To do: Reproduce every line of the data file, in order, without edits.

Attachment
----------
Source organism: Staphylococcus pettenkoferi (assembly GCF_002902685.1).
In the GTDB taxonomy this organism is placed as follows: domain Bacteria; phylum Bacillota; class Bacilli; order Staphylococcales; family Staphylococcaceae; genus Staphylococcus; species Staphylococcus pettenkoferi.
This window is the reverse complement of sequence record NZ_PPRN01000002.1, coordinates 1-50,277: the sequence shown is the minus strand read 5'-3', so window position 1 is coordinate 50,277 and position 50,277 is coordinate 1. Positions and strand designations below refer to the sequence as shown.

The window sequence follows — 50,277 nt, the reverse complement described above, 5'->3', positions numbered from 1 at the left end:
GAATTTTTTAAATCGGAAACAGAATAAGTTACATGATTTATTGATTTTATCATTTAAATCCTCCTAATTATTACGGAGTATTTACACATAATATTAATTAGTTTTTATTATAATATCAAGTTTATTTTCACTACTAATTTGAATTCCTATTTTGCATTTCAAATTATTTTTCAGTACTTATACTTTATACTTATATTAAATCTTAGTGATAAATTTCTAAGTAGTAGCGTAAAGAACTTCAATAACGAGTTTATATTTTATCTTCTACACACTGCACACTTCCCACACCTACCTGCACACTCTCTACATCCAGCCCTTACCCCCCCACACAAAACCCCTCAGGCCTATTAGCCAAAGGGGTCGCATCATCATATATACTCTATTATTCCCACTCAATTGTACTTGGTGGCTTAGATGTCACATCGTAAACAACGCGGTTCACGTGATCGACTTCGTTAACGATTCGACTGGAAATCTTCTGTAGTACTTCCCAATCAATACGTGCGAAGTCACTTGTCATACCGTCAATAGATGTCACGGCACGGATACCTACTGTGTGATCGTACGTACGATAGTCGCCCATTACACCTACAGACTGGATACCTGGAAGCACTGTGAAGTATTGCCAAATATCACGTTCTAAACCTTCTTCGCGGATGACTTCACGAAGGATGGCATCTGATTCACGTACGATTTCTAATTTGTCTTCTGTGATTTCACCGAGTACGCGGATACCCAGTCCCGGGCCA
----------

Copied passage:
Source organism: Staphylococcus pettenkoferi (assembly GCF_002902685.1).
In the GTDB taxonomy this organism is placed as follows: domain Bacteria; phylum Bacillota; class Bacilli; order Staphylococcales; family Staphylococcaceae; genus Staphylococcus; species Staphylococcus pettenkoferi.
This window is the reverse complement of sequence record NZ_PPRN01000002.1, coordinates 1-50,277: the sequence shown is the minus strand read 5'-3', so window position 1 is coordinate 50,277 and position 50,277 is coordinate 1. Positions and strand designations below refer to the sequence as shown.

The window sequence follows — 50,277 nt, the reverse complement described above, 5'->3', positions numbered from 1 at the left end:
GAATTTTTTAAATCGGAAACAGAATAAGTTACATGATTTATTGATTTTATCATTTAAATCCTCCTAATTATTACGGAGTATTTACACATAATATTAATTAGTTTTTATTATAATATCAAGTTTATTTTCACTACTAATTTGAATTCCTATTTTGCATTTCAAATTATTTTTCAGTACTTATACTTTATACTTATATTAAATCTTAGTGATAAATTTCTAAGTAGTAGCGTAAAGAACTTCAATAACGAGTTTATATTTTATCTTCTACACACTGCACACTTCCCACACCTACCTGCACACTCTCTACATCCAGCCCTTACCCCCCCACACAAAACCCCTCAGGCCTATTAGCCAAAGGGGTCGCATCATCATATATACTCTATTATTCCCACTCAATTGTACTTGGTGGCTTAGATGTCACATCGTAAACAACGCGGTTCACGTGATCGACTTCGTTAACGATTCGACTGGAAATCTTCTGTAGTACTTCCCAATCAATACGTGCGAAGTCACTTGTCATACCGTCAATAGATGTCACGGCACGGATACCTACTGTGTGATCGTACGTACGATAGTCGCCCATTACACCTACAGACTGGATACCTGGAAGCACTGTGAAGTATTGCCAAATATCACGTTCTAAACCTTCTTCGCGGATGACTTCACGAAGGATGGCATCTGATTCACGTACGATTTCTAATTTGTCTTCTGTGATTTCACCGAGTACGCGGATACCCAGTCCCGGGCCA